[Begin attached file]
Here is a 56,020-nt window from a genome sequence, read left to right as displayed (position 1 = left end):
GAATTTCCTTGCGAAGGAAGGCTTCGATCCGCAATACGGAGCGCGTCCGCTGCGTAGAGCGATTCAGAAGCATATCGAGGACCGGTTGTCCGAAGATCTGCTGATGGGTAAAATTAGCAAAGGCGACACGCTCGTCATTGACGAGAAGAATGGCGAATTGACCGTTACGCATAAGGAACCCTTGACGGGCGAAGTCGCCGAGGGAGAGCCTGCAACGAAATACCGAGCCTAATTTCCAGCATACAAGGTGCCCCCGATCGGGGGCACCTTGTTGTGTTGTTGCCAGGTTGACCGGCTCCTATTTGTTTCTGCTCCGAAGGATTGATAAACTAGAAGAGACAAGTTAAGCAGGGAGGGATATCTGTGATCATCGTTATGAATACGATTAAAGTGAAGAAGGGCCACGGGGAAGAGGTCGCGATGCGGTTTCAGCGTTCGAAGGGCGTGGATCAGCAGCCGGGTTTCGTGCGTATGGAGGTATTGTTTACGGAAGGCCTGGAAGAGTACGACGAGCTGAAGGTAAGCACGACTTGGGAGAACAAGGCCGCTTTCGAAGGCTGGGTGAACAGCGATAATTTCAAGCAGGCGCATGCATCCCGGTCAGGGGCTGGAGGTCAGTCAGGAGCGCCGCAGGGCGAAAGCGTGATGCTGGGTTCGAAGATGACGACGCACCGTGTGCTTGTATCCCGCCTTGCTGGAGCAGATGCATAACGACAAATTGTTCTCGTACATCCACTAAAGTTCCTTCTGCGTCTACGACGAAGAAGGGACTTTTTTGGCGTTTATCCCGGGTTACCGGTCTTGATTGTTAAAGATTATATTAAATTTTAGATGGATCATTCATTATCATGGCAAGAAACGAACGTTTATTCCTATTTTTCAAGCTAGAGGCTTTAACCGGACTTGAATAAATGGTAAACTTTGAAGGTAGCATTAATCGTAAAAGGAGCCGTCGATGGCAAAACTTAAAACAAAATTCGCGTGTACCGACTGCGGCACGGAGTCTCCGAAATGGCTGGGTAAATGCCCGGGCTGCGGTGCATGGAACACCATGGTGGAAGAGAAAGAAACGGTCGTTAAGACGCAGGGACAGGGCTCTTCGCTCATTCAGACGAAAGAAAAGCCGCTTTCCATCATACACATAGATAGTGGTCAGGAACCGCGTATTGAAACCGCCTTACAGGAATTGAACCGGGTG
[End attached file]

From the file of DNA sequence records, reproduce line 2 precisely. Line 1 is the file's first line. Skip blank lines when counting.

GAATTTCCTTGCGAAGGAAGGCTTCGATCCGCAATACGGAGCGCGTCCGCTGCGTAGAGCGATTCAGAAGCATATCGAGGACCGGTTGTCCGAAGATCTGCTGATGGGTAAAATTAGCAAAGGCGACACGCTCGTCATTGACGAGAAGAATGGCGAATTGACCGTTACGCATAAGGAACCCTTGACGGGCGAAGTCGCCGAGGGAGAGCCTGCAACGAAATACCGAGCCTAATTTCCAGCATACAAGGTGCCCCCGATCGGGGGCACCTTGTTGTGTTGTTGCCAGGTTGACCGGCTCCTATTTGTTTCTGCTCCGAAGGATTGATAAACTAGAAGAGACAAGTTAAGCAGGGAGGGATATCTGTGATCATCGTTATGAATACGATTAAAGTGAAGAAGGGCCACGGGGAAGAGGTCGCGATGCGGTTTCAGCGTTCGAAGGGCGTGGATCAGCAGCCGGGTTTCGTGCGTATGGAGGTATTGTTTACGGAAGGCCTGGAAGAGTACGACGAGCTGAAGGTAAGCACGACTTGGGAGAACAAGGCCGCTTTCGAAGGCTGGGTGAACAGCGATAATTTCAAGCAGGCGCATGCATCCCGGTCAGGGGCTGGAGGTCAGTCAGGAGCGCCGCAGGGCGAAAGCGTGATGCTGGGTTCGAAGATGACGACGCACCGTGTGCTTGTATCCCGCCTTGCTGGAGCAGATGCATAACGACAAATTGTTCTCGTACATCCACTAAAGTTCCTTCTGCGTCTACGACGAAGAAGGGACTTTTTTGGCGTTTATCCCGGGTTACCGGTCTTGATTGTTAAAGATTATATTAAATTTTAGATGGATCATTCATTATCATGGCAAGAAACGAACGTTTATTCCTATTTTTCAAGCTAGAGGCTTTAACCGGACTTGAATAAATGGTAAACTTTGAAGGTAGCATTAATCGTAAAAGGAGCCGTCGATGGCAAAACTTAAAACAAAATTCGCGTGTACCGACTGCGGCACGGAGTCTCCGAAATGGCTGGGTAAATGCCCGGGCTGCGGTGCATGGAACACCATGGTGGAAGAGAAAGAAACGGTCGTTAAGACGCAGGGACAGGGCTCTTCGCTCATTCAGACGAAAGAAAAGCCGCTTTCCATCATACACATAGATAGTGGTCAGGAACCGCGTATTGAAACCGCCTTACAGGAATTGAACCGGGTG